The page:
There was a marked change, too, in the attitude toward the weather after the first attack from the air. Bright moonlight, "by which we had wooed our sweethearts and wives," carried the threat of night attack. It gave away the position of vessels and made the large searchlights of the harbor defenses nearly useless. The beautiful sunrise and sunset of the tropics lost their attractiveness when enemy planes chose that time for attack. In the muted light of dawn and dusk it was difficult to pick out the attacking aircraft. Clouds, unless they were high and solid, were considered "a curse" by the antiaircraft gunners, and cloud formations through which enemy aircraft could drop for a bombing run were a "pet hate." The feared typhoons, on the other hand, were eagerly awaited. "We prayed for them . .," wrote Captain Ames, "to break up and destroy Jap planes and ships."
For the next eight days, until 6 January, the Japanese continued to bomb Corregidor intermittently, with less and less effect and at greater cost to themselves. There were no enemy aircraft over the island on the 30th, when President Quezon was inaugurated for the second time, or on the 31st. There is some indication of air action on the first day of the New Year, but it was on the 2d, the date Manila was occupied, that the Japanese came back in force.
The day was overcast, with a low ceiling of shifting clouds. Shortly after the noon hour the first enemy bombers burst through a hole in the low-hanging clouds, released their bombs, then flew up into the safety of the clouds. Altogether fifty-four enemy aircraft participated in the attack that day. They left behind, in Colonel Bunker's words, "a scene of destruction." On a tour of inspection, he saw huge sections of corrugated iron "scattered in painfully distorted shapes" all over the parade ground, and "gaping, square, empty openings" in the barracks.
The bombardment of the 2d was the beginning of a five-day assault during which hardly a yard of the island did not feel the effects of the enemy bombs. Except for the attacks on the 2d and the 5th, the sole enemy target was Corregidor. on the 2d, Fort Drum, and on the 5th, For Frank came in for their share of the bombs but were never the primary target.
The pattern of the daily Japanese attacks was usually the same. During the morning a lone photo reconnaissance plane, whose pilot the Americans referred to familiarly as Photo Joe or The Lone Ranger, would circle Corregidor and the other the fortified islands for a time and then return to base. About 1230 the bombers would come in, flying at an altitude well above 20,000 feet and at a speed of about 160 miles an hour, bomb the island for about two hours, then fly off. Until the last day, they approached the target from the same direction in a large V formation, then broke up into smaller formations for the run over the island. Only at the end did the Japanese abandon this regular formation and approach the target from different directions in scattered formations and at varying altitudes.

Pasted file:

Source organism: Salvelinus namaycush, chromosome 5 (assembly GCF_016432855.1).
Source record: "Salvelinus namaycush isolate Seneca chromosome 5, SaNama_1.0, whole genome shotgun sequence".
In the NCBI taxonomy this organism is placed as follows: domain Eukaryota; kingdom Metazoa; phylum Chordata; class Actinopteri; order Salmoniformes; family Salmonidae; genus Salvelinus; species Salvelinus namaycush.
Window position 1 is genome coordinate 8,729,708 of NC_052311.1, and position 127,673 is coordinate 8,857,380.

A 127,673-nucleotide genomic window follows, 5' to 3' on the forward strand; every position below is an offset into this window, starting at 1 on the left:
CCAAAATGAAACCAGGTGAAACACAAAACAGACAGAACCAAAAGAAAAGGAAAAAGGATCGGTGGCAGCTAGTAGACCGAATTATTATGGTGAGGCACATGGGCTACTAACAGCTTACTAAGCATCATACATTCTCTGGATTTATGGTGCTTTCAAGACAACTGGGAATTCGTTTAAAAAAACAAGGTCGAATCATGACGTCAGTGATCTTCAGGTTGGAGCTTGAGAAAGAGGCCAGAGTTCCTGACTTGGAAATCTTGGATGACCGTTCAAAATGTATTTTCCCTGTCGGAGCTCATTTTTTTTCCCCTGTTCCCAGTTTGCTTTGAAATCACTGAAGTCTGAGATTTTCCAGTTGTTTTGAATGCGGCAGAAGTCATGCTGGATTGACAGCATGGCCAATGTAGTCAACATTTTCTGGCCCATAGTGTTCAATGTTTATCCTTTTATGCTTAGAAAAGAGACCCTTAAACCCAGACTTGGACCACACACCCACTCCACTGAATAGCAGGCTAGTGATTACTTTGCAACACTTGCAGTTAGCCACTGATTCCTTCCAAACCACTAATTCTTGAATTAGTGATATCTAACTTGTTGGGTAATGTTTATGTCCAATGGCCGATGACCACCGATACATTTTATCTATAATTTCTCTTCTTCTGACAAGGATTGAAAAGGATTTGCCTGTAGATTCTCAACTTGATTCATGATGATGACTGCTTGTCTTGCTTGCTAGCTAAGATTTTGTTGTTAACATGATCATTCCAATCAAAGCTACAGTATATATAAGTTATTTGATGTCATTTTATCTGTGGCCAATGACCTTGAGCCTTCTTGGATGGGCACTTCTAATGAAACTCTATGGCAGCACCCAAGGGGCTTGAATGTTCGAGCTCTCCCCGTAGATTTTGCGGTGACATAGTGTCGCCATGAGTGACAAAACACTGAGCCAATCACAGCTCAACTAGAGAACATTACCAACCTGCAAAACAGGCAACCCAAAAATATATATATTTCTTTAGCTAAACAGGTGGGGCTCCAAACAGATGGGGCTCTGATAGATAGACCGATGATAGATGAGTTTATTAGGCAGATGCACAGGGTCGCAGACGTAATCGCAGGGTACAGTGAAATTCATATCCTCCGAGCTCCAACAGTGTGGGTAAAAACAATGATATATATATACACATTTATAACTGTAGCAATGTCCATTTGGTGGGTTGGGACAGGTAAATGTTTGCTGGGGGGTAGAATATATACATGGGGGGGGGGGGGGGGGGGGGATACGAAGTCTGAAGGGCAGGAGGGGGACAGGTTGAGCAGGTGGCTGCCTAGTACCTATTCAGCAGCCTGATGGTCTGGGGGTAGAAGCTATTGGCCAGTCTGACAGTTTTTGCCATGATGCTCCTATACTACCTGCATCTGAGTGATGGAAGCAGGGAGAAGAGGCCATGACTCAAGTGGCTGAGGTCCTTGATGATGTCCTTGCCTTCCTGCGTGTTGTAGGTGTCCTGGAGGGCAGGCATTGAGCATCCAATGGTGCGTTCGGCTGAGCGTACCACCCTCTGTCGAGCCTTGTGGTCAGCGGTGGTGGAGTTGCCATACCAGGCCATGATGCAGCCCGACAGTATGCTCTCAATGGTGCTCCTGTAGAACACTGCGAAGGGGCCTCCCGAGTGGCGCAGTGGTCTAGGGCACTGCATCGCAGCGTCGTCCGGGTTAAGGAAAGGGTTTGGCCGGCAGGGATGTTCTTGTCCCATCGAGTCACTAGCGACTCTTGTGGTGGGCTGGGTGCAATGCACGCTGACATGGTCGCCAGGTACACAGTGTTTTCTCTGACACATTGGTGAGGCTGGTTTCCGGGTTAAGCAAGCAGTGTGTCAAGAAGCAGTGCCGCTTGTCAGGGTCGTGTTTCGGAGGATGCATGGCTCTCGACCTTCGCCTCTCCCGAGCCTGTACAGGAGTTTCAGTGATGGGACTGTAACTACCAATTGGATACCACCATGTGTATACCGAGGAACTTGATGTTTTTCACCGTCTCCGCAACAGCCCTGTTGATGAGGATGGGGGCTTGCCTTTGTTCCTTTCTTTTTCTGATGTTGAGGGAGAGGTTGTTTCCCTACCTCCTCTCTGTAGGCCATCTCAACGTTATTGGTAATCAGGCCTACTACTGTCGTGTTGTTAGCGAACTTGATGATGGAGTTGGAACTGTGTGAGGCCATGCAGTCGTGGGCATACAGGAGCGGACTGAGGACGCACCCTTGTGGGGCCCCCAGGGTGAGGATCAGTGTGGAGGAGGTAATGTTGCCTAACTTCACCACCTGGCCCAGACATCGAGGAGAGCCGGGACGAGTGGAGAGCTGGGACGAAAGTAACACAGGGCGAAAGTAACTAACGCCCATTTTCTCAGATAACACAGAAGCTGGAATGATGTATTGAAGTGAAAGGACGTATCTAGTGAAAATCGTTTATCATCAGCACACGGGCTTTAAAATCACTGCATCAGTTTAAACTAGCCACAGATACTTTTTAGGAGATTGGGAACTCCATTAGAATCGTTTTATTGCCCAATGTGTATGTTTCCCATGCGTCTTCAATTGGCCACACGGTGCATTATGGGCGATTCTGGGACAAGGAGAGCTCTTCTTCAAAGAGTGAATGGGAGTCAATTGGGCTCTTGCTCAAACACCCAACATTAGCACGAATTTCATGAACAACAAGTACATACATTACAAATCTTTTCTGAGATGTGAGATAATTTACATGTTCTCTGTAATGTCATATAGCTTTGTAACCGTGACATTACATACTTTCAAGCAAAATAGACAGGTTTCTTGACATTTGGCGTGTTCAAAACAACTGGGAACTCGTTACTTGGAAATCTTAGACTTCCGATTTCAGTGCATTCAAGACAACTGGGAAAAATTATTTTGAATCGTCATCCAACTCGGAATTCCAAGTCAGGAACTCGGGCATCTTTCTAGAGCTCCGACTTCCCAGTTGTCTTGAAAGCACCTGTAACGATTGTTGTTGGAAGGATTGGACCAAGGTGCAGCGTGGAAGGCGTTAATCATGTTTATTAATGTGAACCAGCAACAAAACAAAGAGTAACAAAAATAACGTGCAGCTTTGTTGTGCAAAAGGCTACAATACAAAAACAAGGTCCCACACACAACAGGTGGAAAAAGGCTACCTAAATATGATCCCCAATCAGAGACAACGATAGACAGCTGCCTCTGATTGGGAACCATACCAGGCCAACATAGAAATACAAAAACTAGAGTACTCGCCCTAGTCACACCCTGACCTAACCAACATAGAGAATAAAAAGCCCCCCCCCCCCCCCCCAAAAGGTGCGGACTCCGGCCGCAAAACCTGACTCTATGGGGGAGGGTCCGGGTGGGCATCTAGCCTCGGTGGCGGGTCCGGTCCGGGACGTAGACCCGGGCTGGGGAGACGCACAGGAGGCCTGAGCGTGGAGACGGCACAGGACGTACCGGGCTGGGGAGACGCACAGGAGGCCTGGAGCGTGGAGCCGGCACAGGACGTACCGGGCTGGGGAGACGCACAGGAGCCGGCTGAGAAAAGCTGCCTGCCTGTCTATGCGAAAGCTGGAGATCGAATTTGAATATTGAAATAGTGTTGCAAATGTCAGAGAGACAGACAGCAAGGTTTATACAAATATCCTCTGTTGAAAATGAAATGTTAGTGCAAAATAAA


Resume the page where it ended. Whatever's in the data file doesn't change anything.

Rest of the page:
Total damages for the six days' bombing were extensive. on the 2d and 3d the buildings on Topside and Middleside were hit again and two of the island's precious water tanks destroyed. On the 4th the principal target was the wharves, shops, and warehouses on Bottomside. The next day a barge was bombed and set afire. it drifted into shore and set fire to a diesel oil dump near the power plant. On the 6th there was a tragic accident when thirty-four men took cover in an incomplete bomb shelter. A large bomb fell near the structure, which collapsed and killed thirty-one of the men. By the 7th practically all unprotected surface installations had disappeared or were in ruins. Bomb craters were uniformly scattered over the island and one could hardly walk more than twenty-five yards in any direction without stumbling into one.